and – as the years went by – were becoming increasingly accessible by the lowerpaid
members of society.
And there was a star performer. Rosen tulips were one of the most highly prized
varieties, and the most highly prized of them all was the Semper Augustus.
It had a slender stem which carried the flower well clear of the leaves, showing
off its colours to best effect. The base of the flower was solid blue, turning quickly
to pure white, while slim blood-coloured flares shot up all six petals and around
Everyone in Holland agreed that tulips were beautiful. Now came the widespread
realisation that a fortune could be made from them. The prices of tulips had been
rising steadily since their arrival in Holland. The early investors from 1630 were
showing rich returns.
By 1633, tulips were becoming widely available in Holland, although the most
prized were still scarce and expensive. But in 1633, we have the first recorded
instance of tulips being used as money, when a house in the town of Hoorn changed
hands for three bulbs.
From then, the prices started rising strongly.
The Semper Augustus, priced at 5,500 guilders in 1633, hit 10,000 in January 1637.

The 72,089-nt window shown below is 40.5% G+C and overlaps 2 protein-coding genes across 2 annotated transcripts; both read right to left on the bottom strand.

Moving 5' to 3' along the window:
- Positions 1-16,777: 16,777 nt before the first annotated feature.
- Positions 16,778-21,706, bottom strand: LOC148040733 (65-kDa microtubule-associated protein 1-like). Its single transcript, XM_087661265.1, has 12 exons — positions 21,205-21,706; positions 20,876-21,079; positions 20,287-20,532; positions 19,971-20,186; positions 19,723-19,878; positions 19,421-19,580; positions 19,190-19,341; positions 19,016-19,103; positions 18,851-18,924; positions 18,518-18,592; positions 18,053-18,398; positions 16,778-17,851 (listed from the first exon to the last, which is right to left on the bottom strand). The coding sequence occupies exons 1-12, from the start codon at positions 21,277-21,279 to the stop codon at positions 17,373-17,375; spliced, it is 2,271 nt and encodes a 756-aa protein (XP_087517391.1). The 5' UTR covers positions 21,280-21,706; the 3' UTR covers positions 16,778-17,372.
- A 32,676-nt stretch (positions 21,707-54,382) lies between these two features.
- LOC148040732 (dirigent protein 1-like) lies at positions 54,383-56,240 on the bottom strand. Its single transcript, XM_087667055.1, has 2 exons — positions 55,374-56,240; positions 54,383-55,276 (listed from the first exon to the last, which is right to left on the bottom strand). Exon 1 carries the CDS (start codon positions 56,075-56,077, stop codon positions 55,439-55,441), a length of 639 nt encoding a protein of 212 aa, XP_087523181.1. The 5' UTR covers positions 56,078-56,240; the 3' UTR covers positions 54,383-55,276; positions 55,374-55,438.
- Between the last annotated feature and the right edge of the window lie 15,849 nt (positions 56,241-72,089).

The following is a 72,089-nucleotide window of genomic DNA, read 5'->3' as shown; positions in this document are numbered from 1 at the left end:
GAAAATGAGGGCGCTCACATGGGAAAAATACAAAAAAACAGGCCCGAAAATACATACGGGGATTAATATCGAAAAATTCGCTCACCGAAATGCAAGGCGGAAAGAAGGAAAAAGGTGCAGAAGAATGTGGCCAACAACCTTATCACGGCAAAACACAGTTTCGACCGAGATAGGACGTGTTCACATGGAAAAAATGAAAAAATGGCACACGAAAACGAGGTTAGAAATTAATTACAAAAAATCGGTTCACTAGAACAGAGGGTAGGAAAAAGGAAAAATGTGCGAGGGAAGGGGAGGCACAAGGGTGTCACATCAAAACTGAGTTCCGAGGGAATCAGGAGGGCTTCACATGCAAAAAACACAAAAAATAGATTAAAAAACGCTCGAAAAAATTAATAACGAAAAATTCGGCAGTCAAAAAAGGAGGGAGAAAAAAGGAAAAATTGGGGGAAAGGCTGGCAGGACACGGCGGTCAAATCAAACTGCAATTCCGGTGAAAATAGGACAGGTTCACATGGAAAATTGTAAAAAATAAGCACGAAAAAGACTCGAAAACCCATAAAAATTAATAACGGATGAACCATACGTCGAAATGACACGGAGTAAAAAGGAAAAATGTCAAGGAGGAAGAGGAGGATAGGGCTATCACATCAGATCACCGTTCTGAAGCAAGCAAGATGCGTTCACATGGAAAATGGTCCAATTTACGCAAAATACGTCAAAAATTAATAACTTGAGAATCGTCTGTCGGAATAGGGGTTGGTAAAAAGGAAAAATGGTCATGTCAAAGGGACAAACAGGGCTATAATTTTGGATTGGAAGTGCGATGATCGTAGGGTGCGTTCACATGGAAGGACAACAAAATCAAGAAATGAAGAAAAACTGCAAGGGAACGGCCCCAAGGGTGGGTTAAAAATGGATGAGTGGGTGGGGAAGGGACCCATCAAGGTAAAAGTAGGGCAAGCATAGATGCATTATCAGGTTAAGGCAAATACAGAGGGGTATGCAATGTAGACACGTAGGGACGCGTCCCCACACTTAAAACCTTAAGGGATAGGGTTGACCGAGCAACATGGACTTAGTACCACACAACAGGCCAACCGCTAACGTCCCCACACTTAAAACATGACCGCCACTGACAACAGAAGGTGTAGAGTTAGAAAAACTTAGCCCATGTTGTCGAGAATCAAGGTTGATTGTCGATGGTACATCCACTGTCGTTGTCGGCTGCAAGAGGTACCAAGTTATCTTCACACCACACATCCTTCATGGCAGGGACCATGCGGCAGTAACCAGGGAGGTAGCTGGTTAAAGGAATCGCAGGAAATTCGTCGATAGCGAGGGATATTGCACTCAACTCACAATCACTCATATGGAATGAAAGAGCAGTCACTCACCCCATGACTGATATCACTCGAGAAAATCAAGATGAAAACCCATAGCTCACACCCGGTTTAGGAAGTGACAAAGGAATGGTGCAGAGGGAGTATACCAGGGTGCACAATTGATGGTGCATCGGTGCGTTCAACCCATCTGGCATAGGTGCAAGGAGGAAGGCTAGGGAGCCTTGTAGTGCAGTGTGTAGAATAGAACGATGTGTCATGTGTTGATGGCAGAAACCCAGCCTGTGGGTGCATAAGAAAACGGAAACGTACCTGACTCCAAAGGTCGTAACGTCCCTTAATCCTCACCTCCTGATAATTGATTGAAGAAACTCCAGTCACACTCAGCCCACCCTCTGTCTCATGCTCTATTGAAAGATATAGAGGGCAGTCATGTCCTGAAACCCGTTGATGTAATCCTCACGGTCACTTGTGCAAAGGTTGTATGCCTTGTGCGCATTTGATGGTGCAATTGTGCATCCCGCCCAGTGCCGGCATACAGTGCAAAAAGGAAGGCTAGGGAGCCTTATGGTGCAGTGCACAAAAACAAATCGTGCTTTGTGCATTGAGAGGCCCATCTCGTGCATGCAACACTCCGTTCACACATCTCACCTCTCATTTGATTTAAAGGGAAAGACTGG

At that price only a handful of Dutchmen could have afforded it. It was enough to
feed, clothe and house a Dutch family for half a lifetime. Or, enough to buy one of
the grandest homes on the most fashionable Amsterdam canals for cash, complete
with a coach-house and 80ft garden, at a time when Amsterdam property was the
most expensive on earth.
At that date, a big-time merchant might have been making 20 000 guilders a
year. So a single bulb of Semper Augustus was worth half his income. As a modern
equivalent, one tulip bulb was worth half Rene Rivkin's income.
Bulbs had already been used as a unit of exchange. Now they became a promissory
note – a scrap of paper listing the variety and weight of the bulb, the name of the
owner and the date upon which it would be lifted. Because the lifting date was